Northanger Abbey. Part 44

Northanger Abbey. The invitation

Northanger Abbey 44d (1)

The Allens had now entered on the sixth week of their

stay in Bath; and whether it should be the last was for some

time a question, to which Catherine listened with a beat-

ing heart. To have her acquaintance with the Tilneys end

so soon was an evil which nothing could counterbalance.

Her whole happiness seemed at stake, while the affair was in

suspense, and everything secured when it was determined

that the lodgings should be taken for another fortnight.
Northanger Abbey 44a

She visited Miss Tilney, and poured forth her joyful feelings.

It was doomed to be a day of trial. No sooner had she expressed

her delight in Mr. Allen’s lengthened stay than Miss Tilney told

her of her father’s having just determined upon quitting Bath

by the end of another week. Catherine’s countenance fell,

and in a voice of most sincere concern she echoed Miss

Tilney’s concluding words, ‘By the end of another week!’

‘Yes, my father can seldom be prevailed on to give the

waters what I think a fair trial. He has been disappointed of

some friends’ arrival whom he expected to meet here, and

as he is now pretty well, is in a hurry to get home.’

‘I am very sorry for it,’ said Catherine dejectedly; ‘if I had

known this before — ‘

‘Perhaps,’ said Miss Tilney in an embarrassed manner,

‘you would be so good — it would make me very happy if — ‘
Northanger Abbey 44b

The entrance of her father put a stop to the civility, which

Catherine was beginning to hope might introduce a desire

of their corresponding. After addressing her with his usual

politeness, he turned to his daughter and said, ‘Well, El-

eanor, may I congratulate you on being successful in your

application to your fair friend?’

‘I was just beginning to make the request, sir, as you

came in.’
Northanger Abbey 44c (1)Northanger Abbey 44c (2)Northanger Abbey 44c (3)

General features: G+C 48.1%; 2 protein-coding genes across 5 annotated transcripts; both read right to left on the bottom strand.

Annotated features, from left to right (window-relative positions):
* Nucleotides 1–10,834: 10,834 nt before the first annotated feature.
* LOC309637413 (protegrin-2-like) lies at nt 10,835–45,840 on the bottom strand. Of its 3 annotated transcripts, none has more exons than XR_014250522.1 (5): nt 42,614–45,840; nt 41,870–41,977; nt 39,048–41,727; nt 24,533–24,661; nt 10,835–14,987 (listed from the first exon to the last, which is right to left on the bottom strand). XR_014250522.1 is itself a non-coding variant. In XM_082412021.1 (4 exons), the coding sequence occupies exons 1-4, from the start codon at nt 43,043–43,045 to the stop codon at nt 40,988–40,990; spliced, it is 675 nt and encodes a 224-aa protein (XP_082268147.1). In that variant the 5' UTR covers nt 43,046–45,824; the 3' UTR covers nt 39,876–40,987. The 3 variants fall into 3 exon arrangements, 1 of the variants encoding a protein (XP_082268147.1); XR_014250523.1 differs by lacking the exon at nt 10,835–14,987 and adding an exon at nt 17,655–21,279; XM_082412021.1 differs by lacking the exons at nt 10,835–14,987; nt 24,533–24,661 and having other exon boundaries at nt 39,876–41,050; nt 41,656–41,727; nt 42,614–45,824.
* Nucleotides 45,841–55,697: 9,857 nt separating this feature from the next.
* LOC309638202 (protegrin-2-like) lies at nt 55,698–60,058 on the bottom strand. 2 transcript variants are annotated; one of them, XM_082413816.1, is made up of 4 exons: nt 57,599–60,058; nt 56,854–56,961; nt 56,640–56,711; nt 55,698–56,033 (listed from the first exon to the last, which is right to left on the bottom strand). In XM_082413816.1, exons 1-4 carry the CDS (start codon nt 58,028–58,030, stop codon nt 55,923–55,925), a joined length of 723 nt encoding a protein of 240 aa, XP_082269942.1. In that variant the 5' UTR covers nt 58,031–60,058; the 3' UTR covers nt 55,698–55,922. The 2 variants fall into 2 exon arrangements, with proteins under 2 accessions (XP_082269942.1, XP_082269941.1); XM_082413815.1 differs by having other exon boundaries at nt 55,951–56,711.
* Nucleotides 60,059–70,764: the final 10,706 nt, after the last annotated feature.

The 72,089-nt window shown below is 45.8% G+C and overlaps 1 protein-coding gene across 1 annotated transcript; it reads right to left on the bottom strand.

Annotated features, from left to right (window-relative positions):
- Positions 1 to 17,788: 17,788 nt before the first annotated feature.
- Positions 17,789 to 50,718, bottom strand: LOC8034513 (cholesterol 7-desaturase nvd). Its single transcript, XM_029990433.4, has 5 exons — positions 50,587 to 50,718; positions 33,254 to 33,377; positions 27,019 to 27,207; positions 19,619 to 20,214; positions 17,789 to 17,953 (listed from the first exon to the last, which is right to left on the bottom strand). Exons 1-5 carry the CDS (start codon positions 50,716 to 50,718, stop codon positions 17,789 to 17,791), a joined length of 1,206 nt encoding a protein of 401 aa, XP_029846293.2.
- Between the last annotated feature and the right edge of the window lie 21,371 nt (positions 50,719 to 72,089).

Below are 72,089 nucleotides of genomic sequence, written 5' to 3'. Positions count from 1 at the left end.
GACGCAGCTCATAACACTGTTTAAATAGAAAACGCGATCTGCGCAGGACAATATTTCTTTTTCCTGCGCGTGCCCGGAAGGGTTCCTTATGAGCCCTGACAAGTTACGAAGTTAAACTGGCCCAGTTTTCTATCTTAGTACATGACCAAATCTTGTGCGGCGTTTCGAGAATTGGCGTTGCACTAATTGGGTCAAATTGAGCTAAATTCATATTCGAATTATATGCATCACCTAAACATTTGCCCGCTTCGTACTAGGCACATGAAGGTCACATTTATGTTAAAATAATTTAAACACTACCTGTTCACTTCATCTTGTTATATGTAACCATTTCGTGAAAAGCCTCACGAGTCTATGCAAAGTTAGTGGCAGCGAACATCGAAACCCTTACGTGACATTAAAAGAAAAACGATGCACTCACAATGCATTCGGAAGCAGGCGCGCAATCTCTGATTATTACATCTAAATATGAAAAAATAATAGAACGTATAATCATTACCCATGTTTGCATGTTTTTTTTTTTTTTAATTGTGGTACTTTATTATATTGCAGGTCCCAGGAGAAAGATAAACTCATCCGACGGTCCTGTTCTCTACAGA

‘Well, proceed by all means. I know how much your

heart is in it. My daughter, Miss Morland,’ he continued,

without leaving his daughter time to speak, ‘has been form-

ing a very bold wish. We leave Bath, as she has perhaps told

you, on Saturday se’nnight. A letter from my steward tells

me that my presence is wanted at home; and being disap-

pointed in my hope of seeing the Marquis of Longtown and

General Courteney here, some of my very old friends, there

is nothing to detain me longer in Bath. And could we car-

ry our selfish point with you, we should leave it without a

single regret. Can you, in short, be prevailed on to quit this

scene of public triumph and oblige your friend Eleanor with

your company in Gloucestershire? I am almost ashamed to

make the request, though its presumption would certain-

ly appear greater to every creature in Bath than yourself.

Modesty such as yours — but not for the world would I pain

it by open praise. If you can be induced to honour us with a

visit, you will make us happy beyond expression. ‘Tis true,

we can offer you nothing like the gaieties of this lively place;

we can tempt you neither by amusement nor splendour, for

our mode of living, as you see, is plain and unpretending;

yet no endeavours shall be wanting on our side to make

Northanger Abbey not wholly disagreeable.’
Northanger Abbey 44d (1)Northanger Abbey 44d (2)

To be continued

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